Lisa: I think there's a bit more diversion from the pretty, happy stuff in the live set because we can be more aggressive and not so la-la happy, and have a bit more fun with it, because the mistakes are right out front for everyone to be amused by.

We played with the Muffs and the Queers last year, and it was interesting because a lot of people were coming to see the Queers and just happened to see us by mistake, or whatever. And I think they were surprised, but they also got into the music for what it was on their own merit, without the cuddlecore bullshit or the happy girlie-band hype. They just came and happened to see us and they seemed to dig it. And that's our favorite situation.

More Grrls in (Uh, Make That "on") Vinyl
Since its inception in 1991, Naked Aggression has been a pillar of the L.A. punk underground, touring incessantly and surviving numerous lineup changes. Now, Mighty Records brings us the March March Alive retrospective. Recorded live at the Gilman St. club in Berkeley, the 15-song LP includes N.A. classics like the pro-choice anthem "Killing Floor" and the band's first single, "They Can't Bring Me Down." Vocalist Kirsten Patches' manic ranting is topnotch on both cuts. This ain't no grrl rock, buddy. March March delivers an in-your-face, smash-the-state, state-of-the-art punk thrashing. (Mighty Records, P.O. Box 1833, Los Angeles, CA 90078)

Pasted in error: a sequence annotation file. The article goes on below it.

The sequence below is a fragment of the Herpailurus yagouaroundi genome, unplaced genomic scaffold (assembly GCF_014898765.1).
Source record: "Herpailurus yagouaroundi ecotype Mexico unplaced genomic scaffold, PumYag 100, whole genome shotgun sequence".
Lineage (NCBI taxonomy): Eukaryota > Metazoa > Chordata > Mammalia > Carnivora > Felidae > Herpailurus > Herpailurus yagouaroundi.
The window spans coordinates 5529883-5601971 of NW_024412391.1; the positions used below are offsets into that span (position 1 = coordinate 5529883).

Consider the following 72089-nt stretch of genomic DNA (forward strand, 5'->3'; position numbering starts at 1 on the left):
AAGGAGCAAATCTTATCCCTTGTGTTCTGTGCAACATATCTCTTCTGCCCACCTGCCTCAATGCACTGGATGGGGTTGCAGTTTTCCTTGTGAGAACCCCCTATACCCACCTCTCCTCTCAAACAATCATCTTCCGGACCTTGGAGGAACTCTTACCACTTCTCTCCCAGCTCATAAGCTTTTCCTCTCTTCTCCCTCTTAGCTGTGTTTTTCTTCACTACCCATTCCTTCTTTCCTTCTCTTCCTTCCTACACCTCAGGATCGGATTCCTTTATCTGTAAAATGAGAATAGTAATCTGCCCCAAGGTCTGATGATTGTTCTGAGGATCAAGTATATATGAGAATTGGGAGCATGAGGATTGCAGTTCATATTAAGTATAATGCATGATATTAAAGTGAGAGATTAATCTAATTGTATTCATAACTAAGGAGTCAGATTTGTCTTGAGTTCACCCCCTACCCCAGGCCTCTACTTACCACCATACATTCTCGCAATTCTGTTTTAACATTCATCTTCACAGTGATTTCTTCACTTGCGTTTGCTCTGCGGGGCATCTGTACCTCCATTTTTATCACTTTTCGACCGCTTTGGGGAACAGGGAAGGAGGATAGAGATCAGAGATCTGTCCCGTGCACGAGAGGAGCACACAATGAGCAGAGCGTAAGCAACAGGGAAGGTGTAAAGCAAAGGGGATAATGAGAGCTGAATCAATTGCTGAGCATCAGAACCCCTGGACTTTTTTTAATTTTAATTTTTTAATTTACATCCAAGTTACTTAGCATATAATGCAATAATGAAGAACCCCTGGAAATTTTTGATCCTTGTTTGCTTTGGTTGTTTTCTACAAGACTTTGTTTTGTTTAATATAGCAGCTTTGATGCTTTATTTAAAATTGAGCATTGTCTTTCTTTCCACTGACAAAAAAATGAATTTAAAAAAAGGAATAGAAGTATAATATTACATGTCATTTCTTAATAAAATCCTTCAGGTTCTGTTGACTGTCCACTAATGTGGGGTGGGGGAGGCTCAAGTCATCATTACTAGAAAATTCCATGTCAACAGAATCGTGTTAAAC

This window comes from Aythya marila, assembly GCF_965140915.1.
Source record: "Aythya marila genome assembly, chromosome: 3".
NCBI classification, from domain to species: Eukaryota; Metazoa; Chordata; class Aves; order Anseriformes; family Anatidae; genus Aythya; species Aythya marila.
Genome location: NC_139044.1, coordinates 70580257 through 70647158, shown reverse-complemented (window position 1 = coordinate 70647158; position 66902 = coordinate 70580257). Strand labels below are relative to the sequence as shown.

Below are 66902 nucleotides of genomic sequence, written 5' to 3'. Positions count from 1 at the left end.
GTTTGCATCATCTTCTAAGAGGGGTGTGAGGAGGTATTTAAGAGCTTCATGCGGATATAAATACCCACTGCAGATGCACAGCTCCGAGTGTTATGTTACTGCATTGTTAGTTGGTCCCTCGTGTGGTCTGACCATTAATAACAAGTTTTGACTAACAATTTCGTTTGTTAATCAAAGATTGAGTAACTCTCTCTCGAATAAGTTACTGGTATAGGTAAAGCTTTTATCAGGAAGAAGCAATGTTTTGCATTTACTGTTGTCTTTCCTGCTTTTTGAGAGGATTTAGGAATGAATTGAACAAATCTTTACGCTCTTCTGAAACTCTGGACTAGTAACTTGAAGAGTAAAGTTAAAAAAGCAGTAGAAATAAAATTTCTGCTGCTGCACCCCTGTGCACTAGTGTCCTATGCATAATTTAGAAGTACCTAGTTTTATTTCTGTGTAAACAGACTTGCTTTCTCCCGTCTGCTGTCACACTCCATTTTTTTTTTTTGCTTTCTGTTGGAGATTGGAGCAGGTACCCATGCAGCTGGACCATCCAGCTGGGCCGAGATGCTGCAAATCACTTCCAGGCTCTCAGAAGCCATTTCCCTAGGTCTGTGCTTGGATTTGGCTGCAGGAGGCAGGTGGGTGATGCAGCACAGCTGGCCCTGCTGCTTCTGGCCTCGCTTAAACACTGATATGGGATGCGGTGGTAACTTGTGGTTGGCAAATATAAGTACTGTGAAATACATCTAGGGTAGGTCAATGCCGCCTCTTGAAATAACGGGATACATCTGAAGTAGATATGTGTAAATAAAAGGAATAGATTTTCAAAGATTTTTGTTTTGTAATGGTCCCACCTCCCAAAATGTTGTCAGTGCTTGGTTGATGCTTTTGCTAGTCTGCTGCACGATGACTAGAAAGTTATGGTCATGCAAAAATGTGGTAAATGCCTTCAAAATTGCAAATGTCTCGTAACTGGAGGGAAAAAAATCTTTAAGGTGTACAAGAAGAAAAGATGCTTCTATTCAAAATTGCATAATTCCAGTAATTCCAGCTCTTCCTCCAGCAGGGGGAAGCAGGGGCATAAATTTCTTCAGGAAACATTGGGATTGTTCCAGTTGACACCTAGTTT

From the back liner notes for the self-titled solo debut by Kaia, better known as the guitarist for lesbian-punk warriors Team Dresch: "Finally a dyke album for the whole family!" Kaia (just out on Donna Dresch's Chainsaw Records) is actually 13 songs of intensely emotional, acoustic soul purging. The soulful vocals are charged with pain, and Kaia's angry folk/pop guitar work is powerful enough without the electricity. Listeners of the male variety may not relate, but your sister would love this one under the tree on Christmas. (Chainsaw Records, P.O. Box 1151, Olympia, WA 98507-1151)

If you think cub is the epitome of la-la girl rock, then you have yet to hear Go Sailor. Lookout Records has gathered two years' worth of Go Sailor seven-inches and compilation tracks on one self-titled album that has enough sickeningly sweet, megalite pop/punk to satisfy the most heinous of cravings. But singer/guitarist Rose's candy-ass voice is better paired with harsher music (like her previous band Tiger Trap). Without that contrast, this disc sounds like a Barbie soundtrack. And I hate Barbies.